Rachel is connected to the Church herself and she gave her time and skills freely to entertain us for a couple of hours on a Monday night. This group really is a great example of how great things can happen with the right ingredients: people with a passion; a friendly venue and a supportive organisation behind them; good connections which can be mobilised for very little outlay. This is why I hadn’t heard of the group before: they have everything they need to succeed!

Of course, this group is open to new members, whether they’re carers, cared-for, or both. So if you’re interested in making new friends in a supportive environment, the Alzheimer’s a Friendship Group meets on Monday evenings February-December (except bank holidays), 6pm onwards.

It’s wonderful that the Alzheimer’s and Friendship Group exists. According to figures from Alzheimer’s Society:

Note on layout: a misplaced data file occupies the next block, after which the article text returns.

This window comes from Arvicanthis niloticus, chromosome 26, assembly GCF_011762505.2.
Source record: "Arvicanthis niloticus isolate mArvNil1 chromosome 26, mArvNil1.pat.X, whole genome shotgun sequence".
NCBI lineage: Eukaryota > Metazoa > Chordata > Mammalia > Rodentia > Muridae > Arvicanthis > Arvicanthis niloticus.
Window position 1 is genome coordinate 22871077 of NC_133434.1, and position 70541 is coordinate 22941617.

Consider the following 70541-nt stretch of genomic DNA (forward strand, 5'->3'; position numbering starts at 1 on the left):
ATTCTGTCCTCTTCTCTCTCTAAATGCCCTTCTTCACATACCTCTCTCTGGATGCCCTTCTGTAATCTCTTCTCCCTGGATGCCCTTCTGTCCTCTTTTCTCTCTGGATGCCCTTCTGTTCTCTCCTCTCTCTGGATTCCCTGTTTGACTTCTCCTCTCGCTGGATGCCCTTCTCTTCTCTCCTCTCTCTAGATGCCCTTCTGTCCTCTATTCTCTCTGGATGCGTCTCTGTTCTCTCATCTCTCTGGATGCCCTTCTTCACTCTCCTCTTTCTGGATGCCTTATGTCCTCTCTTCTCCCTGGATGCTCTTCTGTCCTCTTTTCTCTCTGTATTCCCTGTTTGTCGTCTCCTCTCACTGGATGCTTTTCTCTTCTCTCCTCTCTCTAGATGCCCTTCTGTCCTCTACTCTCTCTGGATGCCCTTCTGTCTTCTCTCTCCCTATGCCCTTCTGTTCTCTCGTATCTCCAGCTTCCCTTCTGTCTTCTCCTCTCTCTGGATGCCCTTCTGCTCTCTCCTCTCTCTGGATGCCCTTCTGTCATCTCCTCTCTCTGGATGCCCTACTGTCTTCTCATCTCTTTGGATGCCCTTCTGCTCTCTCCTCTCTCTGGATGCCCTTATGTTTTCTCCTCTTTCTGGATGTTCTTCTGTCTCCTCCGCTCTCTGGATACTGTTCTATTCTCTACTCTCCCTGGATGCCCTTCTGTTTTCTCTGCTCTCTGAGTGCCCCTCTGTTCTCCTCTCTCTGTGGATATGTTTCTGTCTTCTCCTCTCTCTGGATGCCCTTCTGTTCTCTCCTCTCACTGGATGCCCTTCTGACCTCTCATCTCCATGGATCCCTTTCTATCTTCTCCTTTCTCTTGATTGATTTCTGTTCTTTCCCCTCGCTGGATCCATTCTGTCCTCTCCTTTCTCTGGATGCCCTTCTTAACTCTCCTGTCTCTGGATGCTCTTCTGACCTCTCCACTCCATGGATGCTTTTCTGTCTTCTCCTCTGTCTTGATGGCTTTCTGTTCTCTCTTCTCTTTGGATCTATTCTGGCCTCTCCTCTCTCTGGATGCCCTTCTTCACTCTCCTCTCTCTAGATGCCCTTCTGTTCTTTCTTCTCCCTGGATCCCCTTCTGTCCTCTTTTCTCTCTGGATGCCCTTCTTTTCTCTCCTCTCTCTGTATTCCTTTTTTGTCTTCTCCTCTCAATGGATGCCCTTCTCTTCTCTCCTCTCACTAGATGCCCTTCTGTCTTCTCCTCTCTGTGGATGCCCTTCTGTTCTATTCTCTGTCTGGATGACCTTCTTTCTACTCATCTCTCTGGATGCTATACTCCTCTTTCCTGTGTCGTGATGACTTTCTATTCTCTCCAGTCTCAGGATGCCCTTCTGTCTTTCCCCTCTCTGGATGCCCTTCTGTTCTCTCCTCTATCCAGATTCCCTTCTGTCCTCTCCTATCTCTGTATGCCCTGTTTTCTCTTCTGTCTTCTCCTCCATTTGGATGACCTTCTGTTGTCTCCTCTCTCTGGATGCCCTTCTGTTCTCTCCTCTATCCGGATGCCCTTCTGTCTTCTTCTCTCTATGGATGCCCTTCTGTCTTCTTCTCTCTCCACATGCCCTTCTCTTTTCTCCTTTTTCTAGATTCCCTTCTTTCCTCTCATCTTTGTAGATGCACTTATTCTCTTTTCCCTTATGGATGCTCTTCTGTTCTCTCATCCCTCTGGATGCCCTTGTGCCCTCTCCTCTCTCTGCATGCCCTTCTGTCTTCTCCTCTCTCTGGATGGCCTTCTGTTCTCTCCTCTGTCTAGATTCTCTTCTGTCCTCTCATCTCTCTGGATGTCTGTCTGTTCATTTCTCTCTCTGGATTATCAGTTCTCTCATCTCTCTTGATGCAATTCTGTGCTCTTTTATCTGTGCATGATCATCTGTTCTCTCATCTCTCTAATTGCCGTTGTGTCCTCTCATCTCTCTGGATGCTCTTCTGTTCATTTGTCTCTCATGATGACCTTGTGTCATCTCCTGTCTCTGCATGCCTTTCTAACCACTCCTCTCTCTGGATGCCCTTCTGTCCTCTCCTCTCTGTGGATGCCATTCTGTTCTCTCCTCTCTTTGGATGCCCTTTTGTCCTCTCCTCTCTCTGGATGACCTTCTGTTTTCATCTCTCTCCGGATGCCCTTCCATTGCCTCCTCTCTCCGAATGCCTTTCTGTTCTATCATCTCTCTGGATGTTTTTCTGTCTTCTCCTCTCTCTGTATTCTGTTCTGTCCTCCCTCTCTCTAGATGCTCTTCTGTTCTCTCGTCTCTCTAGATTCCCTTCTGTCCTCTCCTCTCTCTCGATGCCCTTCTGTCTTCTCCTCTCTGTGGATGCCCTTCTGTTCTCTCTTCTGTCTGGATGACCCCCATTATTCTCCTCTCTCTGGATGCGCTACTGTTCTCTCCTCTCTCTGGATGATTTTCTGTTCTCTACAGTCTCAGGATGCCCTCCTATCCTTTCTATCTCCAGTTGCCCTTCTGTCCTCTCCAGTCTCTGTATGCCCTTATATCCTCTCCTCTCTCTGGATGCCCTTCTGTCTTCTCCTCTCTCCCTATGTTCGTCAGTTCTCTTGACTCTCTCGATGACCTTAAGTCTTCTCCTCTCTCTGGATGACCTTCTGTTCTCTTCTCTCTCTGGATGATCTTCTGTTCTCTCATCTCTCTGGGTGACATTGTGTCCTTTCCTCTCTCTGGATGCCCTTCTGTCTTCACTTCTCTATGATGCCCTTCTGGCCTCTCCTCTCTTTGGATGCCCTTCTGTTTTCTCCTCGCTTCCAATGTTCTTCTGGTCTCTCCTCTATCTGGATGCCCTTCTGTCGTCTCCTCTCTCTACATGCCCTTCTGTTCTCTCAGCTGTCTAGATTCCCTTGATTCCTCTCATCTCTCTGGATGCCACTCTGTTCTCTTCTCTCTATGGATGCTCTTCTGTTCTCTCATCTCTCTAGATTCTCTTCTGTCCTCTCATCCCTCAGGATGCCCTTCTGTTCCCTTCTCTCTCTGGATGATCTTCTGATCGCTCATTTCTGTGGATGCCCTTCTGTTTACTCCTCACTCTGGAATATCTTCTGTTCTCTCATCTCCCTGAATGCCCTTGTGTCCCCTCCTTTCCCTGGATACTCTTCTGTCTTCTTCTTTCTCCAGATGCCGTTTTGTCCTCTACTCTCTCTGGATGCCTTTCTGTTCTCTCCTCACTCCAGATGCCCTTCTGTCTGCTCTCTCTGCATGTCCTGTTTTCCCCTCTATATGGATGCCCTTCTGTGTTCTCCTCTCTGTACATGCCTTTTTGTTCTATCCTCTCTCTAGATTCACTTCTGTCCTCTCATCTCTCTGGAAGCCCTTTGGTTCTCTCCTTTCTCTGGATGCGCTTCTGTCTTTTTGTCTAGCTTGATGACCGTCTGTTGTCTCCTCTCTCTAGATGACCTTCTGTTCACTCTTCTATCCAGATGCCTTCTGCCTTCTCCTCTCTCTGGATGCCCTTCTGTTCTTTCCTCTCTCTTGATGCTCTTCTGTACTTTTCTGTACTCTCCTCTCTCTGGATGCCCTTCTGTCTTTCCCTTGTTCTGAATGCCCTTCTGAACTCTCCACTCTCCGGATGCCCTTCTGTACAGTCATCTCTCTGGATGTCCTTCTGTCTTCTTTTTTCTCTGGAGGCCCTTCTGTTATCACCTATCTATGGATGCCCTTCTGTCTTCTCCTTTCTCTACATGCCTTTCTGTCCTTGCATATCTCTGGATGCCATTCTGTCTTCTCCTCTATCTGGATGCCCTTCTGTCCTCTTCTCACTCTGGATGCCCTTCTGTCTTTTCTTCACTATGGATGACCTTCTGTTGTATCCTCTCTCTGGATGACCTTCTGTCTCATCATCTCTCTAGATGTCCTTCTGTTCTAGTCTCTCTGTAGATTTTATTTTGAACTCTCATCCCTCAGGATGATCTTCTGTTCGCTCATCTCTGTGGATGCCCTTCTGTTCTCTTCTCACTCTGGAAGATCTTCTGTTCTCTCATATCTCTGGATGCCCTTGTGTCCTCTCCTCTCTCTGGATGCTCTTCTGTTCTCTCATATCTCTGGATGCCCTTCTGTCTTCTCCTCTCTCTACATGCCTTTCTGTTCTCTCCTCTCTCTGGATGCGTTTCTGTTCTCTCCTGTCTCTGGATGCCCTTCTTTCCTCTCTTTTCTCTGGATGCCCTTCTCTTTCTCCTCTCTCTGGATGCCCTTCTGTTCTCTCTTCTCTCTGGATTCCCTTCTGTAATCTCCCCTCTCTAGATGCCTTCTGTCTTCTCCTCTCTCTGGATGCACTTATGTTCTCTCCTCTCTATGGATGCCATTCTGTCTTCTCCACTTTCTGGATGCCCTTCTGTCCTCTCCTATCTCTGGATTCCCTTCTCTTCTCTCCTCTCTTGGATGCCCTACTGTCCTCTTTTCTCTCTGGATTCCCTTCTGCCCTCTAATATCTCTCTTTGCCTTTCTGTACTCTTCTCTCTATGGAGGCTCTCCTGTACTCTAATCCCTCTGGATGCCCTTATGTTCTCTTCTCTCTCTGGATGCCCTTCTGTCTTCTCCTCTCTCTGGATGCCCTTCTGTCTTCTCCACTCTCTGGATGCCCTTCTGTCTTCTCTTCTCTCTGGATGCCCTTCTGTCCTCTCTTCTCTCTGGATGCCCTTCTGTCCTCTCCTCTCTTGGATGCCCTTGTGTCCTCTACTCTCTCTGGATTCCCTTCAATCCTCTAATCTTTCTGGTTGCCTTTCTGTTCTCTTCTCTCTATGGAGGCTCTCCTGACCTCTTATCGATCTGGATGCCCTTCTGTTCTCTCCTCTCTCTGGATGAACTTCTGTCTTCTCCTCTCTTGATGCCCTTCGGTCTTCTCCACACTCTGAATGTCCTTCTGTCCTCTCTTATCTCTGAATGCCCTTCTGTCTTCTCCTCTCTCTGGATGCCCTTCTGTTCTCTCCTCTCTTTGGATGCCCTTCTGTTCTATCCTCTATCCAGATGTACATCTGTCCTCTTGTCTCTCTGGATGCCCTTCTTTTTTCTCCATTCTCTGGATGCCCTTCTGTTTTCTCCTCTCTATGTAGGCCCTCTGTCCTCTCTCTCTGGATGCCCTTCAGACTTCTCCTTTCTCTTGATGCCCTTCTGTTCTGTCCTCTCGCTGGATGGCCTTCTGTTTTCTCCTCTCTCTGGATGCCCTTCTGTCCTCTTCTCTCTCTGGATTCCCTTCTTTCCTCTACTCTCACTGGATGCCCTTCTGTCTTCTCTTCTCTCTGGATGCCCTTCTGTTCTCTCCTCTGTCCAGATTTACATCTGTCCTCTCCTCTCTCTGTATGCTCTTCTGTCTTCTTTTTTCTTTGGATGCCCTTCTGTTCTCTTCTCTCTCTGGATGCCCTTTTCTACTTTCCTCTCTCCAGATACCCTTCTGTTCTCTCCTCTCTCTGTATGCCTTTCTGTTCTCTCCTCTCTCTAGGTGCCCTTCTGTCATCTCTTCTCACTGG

• 225,000 people will develop dementia this year – one every three minutes
  • There are 670,000 carers of people with dementia in the UK
  • In 2015, an estimated 850,000 people were living with dementia

So there’s room for groups like this and others to create supportive environments for carers and their loved ones. In fact, in Coseley residents have been coming together to develop a Dementia Friendly Cinema to help people with dementia to stay connected in their community. Using a wonderful guide from Alzheimer’s Society to make small adaptations to help people with dementia feel safe and supported, they’ve had one screening and are planning another soon. The next screening will be Some Like It Hot on Tuesday 16 October, at 2pm. To register for this, please visit the Coseley Community Cinema page.

If you’d like to get more involved with either the Alzheimer’s and Friendship Group or the Coseley Dementia Cinema, then please feel free to get in touch and I’ll link you with them.

A club for everyone! Dudley Rowing Club